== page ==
Magazine Online    The Authority On African-American Conventions, Incentives, & Leisure Travel


Largest meeting venue: Phoenix Convention Center - 2 million + sq. ft., including 900,000+ sq. ft. of meeting and event space

Number of area guestrooms: 55,000

According to Douglas MacKenzie, spokesperson for the Greater Phoenix Convention & Visitors Bureau, the affordability factor for Arizona's largest city starts with transportation.

"Phoenix Sky Harbor International Airport is a hub for two low-cost carriers (US Airways and Southwest), and healthy competition between those two helps keep the cost of flying here down," MacKenzie says.

"According to the U.S. Department of Transportation, average round-trip airfare to and from Sky Harbor has been below the national average for the past 12 years. And Sky Harbor consistently has the most inexpensive round-trip airfare averages among of the nation's top 10 busiest airports."

"The convention center is only six miles from the airport, and the average taxi fare for that trip is $16," MacKenzie continues. "That's way less than in most cities. You can also ride the light rail from the airport to downtown for $1.75."

MacKenzie calls Phoenix's year-round sunny weather its "biggest added value," noting that the summer off-season is ripe with special deals and incentives at local hotels, resorts and meeting facilities. The recession has also sparked a number of special offers. "High-end properties that typically charge $300 a night in peak season are offering rooms for $89 to $125," MacKenzie says. "There are also a lot of stay-two-nights-get-the-third-free deals out there."

Standard convention services include site inspections, assistance with bid proposals and registration, a PassKey housing reservation system and promotional materials.

Meeting groups and other visitors will find a wide array of things to see and do in the area, including African-American heritage attractions like the George Washington Carver Museum and Cultural Center, located in the former Phoenix Union Colored High School; the Black Theatre Troupe, which performs at the Helen K. Mason Center for the Performing Arts; the Swindall House, site of the only local hotel for Black guests during segregation; and Tanner Chapel African American Episcopal Church, the city's oldest Black church.

Other possibilities for the leisure itinerary include the Phoenix Art Museum, the Heard Museum, the Hall of Flame and Rawhide, a recreated 1880s western town.

For more information call (877) 633-8749.


Largest meeting venue: Plano Centre - 86,400 sq. ft., including 21,600 sq. ft. of exhibit space

Number of area guestrooms: 4,100

As part of its effort to provide both cost-efficiency and convenience to visitors, the Plano Convention & Visitors Bureau offers three great tools on its Web site. Convention and travel planners can search the site for "Hot Rates" on local hotel rooms and find coupons for discounts on lodging, transportation and attractions. They also can fill out an on-line request for a Plano Perks card, described as "a cell phone-based concierge" that gives them access to help with shopping suggestions, dining reservations, event tickets and more with a single phone call.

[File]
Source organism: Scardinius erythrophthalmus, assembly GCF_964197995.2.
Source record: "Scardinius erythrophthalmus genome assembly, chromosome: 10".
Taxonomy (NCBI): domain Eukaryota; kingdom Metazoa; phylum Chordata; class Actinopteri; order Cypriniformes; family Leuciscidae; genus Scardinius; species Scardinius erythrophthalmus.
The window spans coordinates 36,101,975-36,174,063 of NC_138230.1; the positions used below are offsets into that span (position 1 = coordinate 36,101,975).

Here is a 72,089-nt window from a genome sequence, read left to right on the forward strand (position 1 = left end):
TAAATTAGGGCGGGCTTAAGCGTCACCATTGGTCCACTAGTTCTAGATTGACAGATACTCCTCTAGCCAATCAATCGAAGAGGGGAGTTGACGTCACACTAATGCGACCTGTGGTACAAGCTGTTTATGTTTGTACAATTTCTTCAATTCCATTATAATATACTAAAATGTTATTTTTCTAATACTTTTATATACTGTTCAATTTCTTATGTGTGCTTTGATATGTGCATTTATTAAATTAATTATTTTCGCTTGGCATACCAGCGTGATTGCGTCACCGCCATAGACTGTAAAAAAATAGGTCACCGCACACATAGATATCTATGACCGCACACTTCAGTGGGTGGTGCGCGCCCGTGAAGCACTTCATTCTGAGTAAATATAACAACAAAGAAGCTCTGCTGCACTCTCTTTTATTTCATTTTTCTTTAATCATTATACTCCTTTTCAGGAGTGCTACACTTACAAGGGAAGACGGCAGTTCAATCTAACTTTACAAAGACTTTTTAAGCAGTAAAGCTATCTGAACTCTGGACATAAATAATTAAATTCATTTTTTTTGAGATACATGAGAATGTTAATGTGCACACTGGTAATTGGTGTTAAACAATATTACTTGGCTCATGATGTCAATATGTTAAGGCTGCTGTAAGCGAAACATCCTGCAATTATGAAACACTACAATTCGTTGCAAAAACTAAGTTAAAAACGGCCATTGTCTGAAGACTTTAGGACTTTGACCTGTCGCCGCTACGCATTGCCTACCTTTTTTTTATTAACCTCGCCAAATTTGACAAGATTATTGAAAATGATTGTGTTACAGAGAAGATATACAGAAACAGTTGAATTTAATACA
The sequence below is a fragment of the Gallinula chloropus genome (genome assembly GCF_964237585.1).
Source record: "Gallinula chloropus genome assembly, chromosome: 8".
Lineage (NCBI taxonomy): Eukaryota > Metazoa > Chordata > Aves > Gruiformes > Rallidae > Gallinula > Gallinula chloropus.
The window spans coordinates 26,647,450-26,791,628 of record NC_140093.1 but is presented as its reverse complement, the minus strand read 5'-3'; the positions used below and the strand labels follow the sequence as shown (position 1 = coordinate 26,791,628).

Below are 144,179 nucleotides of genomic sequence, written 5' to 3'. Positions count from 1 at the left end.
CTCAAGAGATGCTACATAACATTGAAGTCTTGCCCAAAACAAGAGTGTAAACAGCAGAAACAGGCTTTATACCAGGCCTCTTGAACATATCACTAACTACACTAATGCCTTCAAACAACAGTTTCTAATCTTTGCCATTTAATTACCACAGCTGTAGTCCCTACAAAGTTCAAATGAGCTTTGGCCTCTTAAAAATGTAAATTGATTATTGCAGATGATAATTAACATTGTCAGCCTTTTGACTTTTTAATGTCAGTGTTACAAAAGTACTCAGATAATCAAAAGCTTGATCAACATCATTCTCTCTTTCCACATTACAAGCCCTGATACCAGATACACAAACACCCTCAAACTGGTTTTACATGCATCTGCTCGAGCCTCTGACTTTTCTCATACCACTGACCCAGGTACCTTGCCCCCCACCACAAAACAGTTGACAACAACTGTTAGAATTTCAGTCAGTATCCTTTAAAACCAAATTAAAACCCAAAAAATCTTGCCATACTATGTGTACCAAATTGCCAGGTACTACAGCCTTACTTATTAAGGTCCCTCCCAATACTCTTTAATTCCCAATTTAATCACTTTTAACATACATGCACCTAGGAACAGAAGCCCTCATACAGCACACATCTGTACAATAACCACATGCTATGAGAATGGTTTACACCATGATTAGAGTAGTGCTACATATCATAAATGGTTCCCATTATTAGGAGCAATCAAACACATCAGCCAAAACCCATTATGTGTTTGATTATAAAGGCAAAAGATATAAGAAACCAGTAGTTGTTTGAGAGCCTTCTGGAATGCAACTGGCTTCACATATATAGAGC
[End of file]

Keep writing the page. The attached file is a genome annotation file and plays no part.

The CVB's convention services are free for groups using at least 50 peak night rooms. The perks include vendor leads and bid proposals, site inspections, information brochures, transportation coordination, planning tours and events and on-site registration assistance.

Air travel to Plano is made easy by the city's proximity to two major airports: Dallas/Fort Worth International and Love Field in Dallas. The local DART Rail light rail service and DART bus service provide economical ways for visitors to get around town.

The Plano area is home to one of Texas' most popular visitor attractions, the Southfork Ranch in Parker. A special feature of the guided tour is the "Dallas Legends: Fact to Fantasy" exhibit, containing artifacts like the gun that shot J.R. and lots of other memorabilia from the famous television show. Back in the city, a walking tour of Historic Plano takes in the shops, old homes and brick-paved streets of the downtown area. The Interurban Railway Museum, which spotlights the history of railway transportation in north Texas, is located in this district.

Another local attraction with a historical focus is Heritage Farmstead, a three-acre museum depicting farm life in the early 1900s. Visitors can get a taste of today's local agricultural harvest at Fairview Farms Market Place, which includes a farmer's market and an event facility called the Fairview Corral Barn.

For lovers of the arts, the ArtCentre of Plano offers theater performances to see and art galleries to browse.

For more information call (800) 81-PLANO.